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Erasmus Shenanigans "Not all those who wander are lost"

Bruges Day Trip

BELGIUM | Monday, 6 February 2017 | Views [448] | Comments [2]

Bruges (29th Dec 2016) 

It was a crisp Thursday morning when Gleicy and I walked from our hostel to Brussels Central Station. We were relaxed and chatting when a man walking in the opposite direction to us, greeted us with a 'Bonjour'. We replied simultaneously with badly accented 'Bonjours' when he cheerfully turned around and said in English 'That was a good try!'. This made me giggle for a while until I realized after 6 years of French lessons I couldn't even enunciate 'Bonjour'. Hey, learning a new language has never been and will never be my forte. So, why were we heading towards the train station? A friend had told Gleicy that Bruges was 100% worth visiting if we were going to Belgium, even more so than the capital itself. This was going to be a day trip because Bruges was only 2 hours away by train and was a relatively small city. We were also lucky enough to get our hands on 10 student holiday tickets, one of the perks of travelling in the winter. Everything seemed so perfect. 

We arrived in Bruges and it was cold. Not just your regular, wear a woolly hat and scarf and you'll be fine kind of cold. Oh no, it was a bone-chilling, can't feel my fingers and toes kind of cold. I grabbed a free map and we decided to follow the masses (the majority of people that got off our train were sightseeing too). The whole town was shrouded with white fog and the tops of towers were invisible. Unfortunately in this freezing weather, our only plan was to walk around and take pictures. Ultimately, this pushed Bruges to the bottom of my list of favourite cities. While writing this article I googled where exactly Bruges was and found it's further West (nearer to the sea) than Brussels, which explained the fog and therefore, the climate. We tried to spend as much time as possible indoors and spent almost an hour on lunch. 

I need a separate paragraph just to talk about our lunch: Belgian frites, or fries, were another famous food to check off our list. Let me just tell you, the best fries I've ever tasted were in this little self-service restaurant with a view of a picturesque church. My order also came with Belgian cheese croquettes, which were essentially delicious fried goats cheese. My stomach is grumbling just thinking about that meal. I remember Gleicy told me she thought it was funny that I ordered tea at all times during the day because in Brazil, it's just a morning beverage. I then proceeded to explain to her the British obsession with tea and also the Indian one for that matter. Although, it's definitely more of an obsession in the UK. But at this point, I would have drank anything to warm me up.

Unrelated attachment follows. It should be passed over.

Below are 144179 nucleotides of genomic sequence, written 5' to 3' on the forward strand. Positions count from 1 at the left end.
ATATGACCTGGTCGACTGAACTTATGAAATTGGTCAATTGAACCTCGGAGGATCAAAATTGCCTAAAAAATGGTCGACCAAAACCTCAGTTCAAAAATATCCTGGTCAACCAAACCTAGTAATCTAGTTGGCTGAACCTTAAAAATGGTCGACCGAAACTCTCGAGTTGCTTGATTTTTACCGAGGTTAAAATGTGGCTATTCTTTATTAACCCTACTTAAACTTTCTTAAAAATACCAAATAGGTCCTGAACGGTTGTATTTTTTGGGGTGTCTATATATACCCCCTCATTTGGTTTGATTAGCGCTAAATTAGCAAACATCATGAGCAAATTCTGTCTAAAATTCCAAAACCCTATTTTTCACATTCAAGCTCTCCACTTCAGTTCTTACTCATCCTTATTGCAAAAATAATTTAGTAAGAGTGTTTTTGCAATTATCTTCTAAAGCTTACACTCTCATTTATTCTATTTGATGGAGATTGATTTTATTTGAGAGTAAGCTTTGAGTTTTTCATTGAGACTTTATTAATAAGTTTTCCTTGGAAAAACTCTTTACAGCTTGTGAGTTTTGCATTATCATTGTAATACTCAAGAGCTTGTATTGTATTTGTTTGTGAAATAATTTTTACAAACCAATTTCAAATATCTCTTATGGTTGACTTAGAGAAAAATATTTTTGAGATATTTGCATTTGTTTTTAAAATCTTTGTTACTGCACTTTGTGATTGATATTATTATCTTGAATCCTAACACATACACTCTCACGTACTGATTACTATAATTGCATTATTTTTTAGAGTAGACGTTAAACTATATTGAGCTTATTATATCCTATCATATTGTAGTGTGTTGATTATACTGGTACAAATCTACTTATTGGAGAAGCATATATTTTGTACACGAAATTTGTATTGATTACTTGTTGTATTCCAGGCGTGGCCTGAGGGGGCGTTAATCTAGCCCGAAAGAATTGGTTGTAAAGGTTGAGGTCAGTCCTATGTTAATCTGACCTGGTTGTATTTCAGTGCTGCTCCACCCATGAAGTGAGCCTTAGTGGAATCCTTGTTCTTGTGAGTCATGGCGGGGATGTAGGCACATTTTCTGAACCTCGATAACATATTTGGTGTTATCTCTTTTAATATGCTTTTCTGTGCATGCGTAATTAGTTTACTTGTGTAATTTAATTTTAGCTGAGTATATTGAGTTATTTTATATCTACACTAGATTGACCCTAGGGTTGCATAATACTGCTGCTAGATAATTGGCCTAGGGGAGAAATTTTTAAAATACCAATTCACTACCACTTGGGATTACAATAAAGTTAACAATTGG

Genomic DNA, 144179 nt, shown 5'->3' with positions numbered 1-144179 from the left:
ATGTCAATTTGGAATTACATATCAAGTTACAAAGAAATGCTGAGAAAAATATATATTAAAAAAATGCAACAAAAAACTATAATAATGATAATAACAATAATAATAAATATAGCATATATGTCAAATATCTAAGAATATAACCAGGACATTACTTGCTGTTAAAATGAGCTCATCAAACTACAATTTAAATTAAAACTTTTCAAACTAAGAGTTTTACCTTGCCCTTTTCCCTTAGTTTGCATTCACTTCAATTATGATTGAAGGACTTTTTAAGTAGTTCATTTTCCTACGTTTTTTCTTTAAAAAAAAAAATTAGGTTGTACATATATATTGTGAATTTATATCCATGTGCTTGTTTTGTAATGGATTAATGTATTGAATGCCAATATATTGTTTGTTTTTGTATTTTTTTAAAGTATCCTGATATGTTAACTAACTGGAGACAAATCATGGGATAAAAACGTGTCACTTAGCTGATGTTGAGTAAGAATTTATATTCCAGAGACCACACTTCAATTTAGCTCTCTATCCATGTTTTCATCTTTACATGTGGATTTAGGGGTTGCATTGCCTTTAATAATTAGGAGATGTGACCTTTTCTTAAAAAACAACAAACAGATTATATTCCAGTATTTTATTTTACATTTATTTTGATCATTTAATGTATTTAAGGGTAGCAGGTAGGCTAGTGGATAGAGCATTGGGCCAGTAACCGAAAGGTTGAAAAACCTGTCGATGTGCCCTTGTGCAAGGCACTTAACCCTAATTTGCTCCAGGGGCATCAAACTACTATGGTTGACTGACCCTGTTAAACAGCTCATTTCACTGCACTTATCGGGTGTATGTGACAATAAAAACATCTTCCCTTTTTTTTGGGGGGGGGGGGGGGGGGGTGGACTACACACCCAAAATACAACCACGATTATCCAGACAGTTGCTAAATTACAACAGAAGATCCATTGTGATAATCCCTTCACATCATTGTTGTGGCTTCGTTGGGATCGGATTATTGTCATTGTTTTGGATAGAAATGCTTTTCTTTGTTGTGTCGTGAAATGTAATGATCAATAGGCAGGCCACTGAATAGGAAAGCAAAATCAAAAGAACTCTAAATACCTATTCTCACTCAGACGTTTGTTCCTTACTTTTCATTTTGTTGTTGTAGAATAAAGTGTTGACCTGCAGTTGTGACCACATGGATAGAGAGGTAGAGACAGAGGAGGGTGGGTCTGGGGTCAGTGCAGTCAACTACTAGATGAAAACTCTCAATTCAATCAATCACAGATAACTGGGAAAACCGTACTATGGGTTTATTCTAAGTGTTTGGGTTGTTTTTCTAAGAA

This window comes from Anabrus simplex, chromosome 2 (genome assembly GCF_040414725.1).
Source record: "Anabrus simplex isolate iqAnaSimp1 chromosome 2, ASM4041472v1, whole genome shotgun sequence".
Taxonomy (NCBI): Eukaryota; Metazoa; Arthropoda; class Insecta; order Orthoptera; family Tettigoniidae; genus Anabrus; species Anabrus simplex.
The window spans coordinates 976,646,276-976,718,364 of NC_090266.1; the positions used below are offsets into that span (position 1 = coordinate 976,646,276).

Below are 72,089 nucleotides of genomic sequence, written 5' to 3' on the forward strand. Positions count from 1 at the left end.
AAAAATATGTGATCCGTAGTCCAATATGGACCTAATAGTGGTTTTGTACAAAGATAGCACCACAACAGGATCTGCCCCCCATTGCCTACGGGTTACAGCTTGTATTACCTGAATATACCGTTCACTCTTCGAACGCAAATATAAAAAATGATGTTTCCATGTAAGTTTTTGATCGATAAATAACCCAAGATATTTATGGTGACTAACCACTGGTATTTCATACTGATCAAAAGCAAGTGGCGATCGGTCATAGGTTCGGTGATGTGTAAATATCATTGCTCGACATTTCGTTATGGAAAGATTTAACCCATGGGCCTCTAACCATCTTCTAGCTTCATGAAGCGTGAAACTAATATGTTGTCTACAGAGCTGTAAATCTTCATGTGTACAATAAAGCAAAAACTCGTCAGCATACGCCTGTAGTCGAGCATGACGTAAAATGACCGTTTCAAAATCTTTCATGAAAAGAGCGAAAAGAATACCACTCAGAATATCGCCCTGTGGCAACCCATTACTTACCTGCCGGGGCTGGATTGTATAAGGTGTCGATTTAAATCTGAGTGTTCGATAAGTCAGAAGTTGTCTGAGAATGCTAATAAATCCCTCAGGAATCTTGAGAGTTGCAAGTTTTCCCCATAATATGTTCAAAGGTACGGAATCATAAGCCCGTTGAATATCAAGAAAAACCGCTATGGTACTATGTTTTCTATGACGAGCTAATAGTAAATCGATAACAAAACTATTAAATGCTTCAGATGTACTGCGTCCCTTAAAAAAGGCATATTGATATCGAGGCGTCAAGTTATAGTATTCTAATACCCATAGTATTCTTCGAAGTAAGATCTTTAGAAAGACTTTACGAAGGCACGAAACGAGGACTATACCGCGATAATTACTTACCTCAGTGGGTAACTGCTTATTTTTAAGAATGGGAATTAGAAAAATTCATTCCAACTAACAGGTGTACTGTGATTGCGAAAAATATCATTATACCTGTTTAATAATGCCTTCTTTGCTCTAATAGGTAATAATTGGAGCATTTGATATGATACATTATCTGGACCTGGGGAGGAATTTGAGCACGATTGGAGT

We grudgingly headed out and wandered around the shrouded town some more. A Christmas market here, a church tower there, it all seemed meaningless in the savage weather. We spotted a beer museum sign and walked in to 'check the ticket price' when we were really just escaping the cold. The walls were covered with hundreds of different beer posters and even a huge sign reading 'beer' made out of beer cans. Belgian beer is famous and comes in a variety of different types. We moved on to the souvenir stores where I found a Mannequin Pis corkscrew (you can imagine where the corkscrew protruded from) to give to Veena, who I would meet later in my trip. There were really lovely chocolate stores in Bruges selling slabs of Belgian chocolate mixed with other sinfully yummy things. I bought caramel popcorn infused milk chocolate for Rachel and chocolate truffle infused dark chocolate for Nandini. How yummy do they sound please?